If we advertised our blog as being non-drowsy, would that be false advertising? We hope not.
In Amara v. Publix Supermarkets, Inc., 2022 WL 3357575(M. D. Fla. August 15, 2022), the plaintiff claimed that a cough syrup was falsely advertised as non-drowsy. According to the plaintiff, the cough syrup contained an ingredient called DXM that, contrary to the label, could make people sleepy. (Call it a doze response.) The plaintiff said he would not have bought the medicine, or would have paid less for it, if he knew the narcoleptic truth. He filed a putative class action based on various state consumer fraud laws, breach of contract, breach of warranty, etc., as well as the federal Magnuson Moss Warranty Act (MMWA). He wanted his money back and he wanted an injunction. The defendant moved to dismiss the case because the plaintiff lacked standing , because the claims were preempted by the federal Food Drug and Cosmetic Act (FDCA) and because the claim of non-drowsiness was not deceptive.
The Amara court held that the plaintiff had alleged an economic injury of overpayment, but had not alleged “any future harm to himself that is real and immediate and/or certainly impending.” He offered “only a speculative and conjectural statement that he intends to purchase the Product at some future date.” Thus, the defendant’s motion on lack of standing was granted with respect to injunctive relief.
But the plaintiff had alleged an economic injury of overpayment, so he had standing as far as that goes. Did that mean that such claim could proceed? No, a defense victory rode in on a stallion called preemption. For the plaintiff, that stallion must have seemed more like a nightmare.
Congress expressly preempted certain claims with respect to over-the-counter (“OTC”) drugs. With limited exceptions, “no State or political subdivision of a State may establish or continue in effect any requirement…that is different from or in addition to, or that is otherwise not identical with, a requirement” for OTC drugs in the FDCA. 21 U.S.C. § 379r(a). The FDA issued a final monograph for cough medicines that sets forth the specific disclosures that manufacturers must make on labels for products that contain DXM. That monograph mandates warnings about drowsiness for cough medicines containing another ingredient, but does not require a disclosure of drowsiness as a side effect for products that contain DXM.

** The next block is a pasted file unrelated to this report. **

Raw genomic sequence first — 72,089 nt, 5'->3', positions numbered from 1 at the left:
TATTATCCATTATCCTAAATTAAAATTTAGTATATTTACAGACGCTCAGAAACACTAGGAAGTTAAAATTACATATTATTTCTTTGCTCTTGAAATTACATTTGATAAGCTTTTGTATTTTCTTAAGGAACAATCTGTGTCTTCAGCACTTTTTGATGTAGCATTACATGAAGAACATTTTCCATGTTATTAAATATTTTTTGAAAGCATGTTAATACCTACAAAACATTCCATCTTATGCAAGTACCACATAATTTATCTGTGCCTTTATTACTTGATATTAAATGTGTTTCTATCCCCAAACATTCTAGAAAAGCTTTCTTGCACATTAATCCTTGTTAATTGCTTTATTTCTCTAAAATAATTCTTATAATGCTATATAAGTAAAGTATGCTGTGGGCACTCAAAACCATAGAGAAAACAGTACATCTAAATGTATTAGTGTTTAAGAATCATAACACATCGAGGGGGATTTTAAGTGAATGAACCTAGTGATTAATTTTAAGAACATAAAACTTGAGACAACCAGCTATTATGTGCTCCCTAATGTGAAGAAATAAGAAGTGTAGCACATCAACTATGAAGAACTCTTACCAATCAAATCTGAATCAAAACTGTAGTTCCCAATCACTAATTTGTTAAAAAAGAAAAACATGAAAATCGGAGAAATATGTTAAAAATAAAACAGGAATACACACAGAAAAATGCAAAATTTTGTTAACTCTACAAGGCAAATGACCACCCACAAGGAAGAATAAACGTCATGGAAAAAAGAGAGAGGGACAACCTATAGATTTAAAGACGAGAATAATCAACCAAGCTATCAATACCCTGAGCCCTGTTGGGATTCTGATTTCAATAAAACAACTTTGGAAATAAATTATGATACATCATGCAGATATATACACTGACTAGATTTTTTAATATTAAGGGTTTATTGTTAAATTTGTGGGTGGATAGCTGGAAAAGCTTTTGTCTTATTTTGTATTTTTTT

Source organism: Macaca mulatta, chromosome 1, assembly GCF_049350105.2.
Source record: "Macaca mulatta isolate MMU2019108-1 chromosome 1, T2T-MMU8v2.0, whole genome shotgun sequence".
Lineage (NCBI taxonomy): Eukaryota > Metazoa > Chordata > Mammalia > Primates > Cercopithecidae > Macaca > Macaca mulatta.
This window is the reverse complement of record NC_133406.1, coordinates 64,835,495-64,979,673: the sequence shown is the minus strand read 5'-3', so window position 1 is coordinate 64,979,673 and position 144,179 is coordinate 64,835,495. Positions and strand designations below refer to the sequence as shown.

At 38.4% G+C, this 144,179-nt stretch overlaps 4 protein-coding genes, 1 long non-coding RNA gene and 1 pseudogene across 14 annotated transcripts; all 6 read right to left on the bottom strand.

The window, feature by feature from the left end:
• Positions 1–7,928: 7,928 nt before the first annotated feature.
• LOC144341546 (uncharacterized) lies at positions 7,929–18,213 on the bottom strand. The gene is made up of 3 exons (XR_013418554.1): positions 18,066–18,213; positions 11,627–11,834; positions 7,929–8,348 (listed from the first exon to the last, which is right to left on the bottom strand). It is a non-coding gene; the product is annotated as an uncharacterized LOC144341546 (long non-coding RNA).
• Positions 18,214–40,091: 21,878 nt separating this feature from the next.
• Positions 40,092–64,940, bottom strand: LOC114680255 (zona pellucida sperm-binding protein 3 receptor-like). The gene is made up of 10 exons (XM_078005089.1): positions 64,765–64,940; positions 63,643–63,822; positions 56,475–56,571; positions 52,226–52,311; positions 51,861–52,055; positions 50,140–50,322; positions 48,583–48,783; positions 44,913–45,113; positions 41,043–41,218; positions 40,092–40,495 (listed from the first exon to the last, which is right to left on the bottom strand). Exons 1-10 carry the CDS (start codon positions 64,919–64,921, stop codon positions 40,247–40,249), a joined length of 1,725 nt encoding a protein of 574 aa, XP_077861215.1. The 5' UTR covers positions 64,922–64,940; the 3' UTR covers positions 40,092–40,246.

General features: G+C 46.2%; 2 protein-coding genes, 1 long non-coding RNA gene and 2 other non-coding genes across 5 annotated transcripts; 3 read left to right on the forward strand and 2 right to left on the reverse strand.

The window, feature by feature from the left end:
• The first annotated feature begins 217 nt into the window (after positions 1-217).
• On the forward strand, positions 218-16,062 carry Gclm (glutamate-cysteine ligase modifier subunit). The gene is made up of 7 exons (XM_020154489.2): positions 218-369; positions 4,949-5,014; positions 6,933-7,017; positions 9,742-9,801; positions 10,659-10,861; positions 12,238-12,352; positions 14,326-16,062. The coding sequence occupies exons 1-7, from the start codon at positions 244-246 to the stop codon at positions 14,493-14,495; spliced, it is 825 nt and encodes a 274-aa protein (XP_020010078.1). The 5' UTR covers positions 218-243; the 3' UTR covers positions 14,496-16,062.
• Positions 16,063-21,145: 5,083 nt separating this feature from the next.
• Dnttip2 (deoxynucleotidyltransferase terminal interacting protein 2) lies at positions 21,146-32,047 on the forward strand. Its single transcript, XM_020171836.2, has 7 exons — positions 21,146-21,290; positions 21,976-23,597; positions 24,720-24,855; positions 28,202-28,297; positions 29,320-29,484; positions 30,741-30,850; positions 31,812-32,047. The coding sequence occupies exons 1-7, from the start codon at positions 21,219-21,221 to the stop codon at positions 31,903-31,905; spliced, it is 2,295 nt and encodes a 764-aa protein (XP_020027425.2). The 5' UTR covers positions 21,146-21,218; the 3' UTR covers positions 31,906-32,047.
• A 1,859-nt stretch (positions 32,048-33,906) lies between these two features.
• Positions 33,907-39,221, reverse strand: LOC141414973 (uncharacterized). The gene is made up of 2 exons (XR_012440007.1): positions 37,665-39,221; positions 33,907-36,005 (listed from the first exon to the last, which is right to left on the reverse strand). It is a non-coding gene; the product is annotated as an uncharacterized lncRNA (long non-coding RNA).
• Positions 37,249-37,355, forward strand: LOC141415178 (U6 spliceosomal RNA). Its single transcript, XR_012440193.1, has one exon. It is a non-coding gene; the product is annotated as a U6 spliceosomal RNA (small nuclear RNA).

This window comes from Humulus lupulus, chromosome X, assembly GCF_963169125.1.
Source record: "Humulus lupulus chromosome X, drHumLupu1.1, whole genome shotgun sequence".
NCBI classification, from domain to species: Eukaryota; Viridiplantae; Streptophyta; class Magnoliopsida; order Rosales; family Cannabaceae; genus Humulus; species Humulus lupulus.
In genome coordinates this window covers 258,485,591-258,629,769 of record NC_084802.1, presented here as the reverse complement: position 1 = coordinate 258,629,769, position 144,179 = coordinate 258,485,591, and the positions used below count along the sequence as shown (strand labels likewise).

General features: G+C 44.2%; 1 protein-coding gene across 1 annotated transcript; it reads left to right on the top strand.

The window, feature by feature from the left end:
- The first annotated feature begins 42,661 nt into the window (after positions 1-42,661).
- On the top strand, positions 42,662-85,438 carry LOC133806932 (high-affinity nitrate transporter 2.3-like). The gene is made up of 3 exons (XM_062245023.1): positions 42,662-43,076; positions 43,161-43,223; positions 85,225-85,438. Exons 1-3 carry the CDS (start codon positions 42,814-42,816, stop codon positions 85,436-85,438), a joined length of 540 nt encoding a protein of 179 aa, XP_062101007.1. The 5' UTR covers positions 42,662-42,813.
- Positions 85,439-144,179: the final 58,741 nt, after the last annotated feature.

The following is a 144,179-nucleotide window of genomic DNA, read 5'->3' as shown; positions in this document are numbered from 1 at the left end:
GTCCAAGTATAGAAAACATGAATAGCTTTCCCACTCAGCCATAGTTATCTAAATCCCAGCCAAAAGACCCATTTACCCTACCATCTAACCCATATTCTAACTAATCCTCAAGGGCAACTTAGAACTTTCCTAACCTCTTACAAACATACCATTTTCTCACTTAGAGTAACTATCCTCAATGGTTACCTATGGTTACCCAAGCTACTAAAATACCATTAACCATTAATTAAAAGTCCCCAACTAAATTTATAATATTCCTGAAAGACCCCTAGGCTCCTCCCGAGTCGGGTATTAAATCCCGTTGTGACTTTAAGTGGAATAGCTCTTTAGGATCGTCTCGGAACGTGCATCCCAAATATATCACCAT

The plaintiff attempted to sidestep this problem by arguing that because the defendant voluntarily added the affirmative misrepresentation of “non -drowsy” to the cough syrup labeling, requiring it to remove that statement would impose no additional disclosure requirements. That is, the plaintiff said he was not seeking to add a drowsiness warning to the medicine; rather, he merely sought removal of the term “non-drowsy,” which he claimed was false and misleading.
That is certainly clever. Most sophistry is. The plaintiff invited the court to hold the defendant liable for labeling the product as “non-drowsy” when such labeling complied with the FDA’s Monograph. The court declined that invitation. According to the court, “[i]f successful, this litigation would do exactly what Congress, in passing section 379r of the FDCA, sought to forbid: using state law causes of action to boots trap labeling requirements that are ‘not identical with’ federal regulation.” Accordingly, the court held that all of the plaintiff’s state-law claims were preempted by the FDCA because they sought to impose a labeling requirement that is “different from or in addition to, or that is otherwise not identical with, a requirement” for OTC drugs in the applicable regulations.
What about the plaintiff’s solitary federal claim under the MMWA? Federal preemption does not bar federal claims. But “a breach of warranty claim under the MMWA is dependent upon a viable underlying state breach of warranty claim.” Because the underlying state-law warranty claims were dismissed, the MMWA claim would be dismissed as well. Additionally – and this is a lesson not to sleep on technicalities — the complaint failed to meet the requirement under the MMWA that the amount in controversy for any individual claim exceeds $25, since the plaintiff claims he purchased the product for approximately $4.99.
Here’s a delicious nightcap: because federal preemption cannot be cured by amendment, the court granted dismissal of the entire case with prejudice.
That’s Amara. It’s a preemption wake-up call.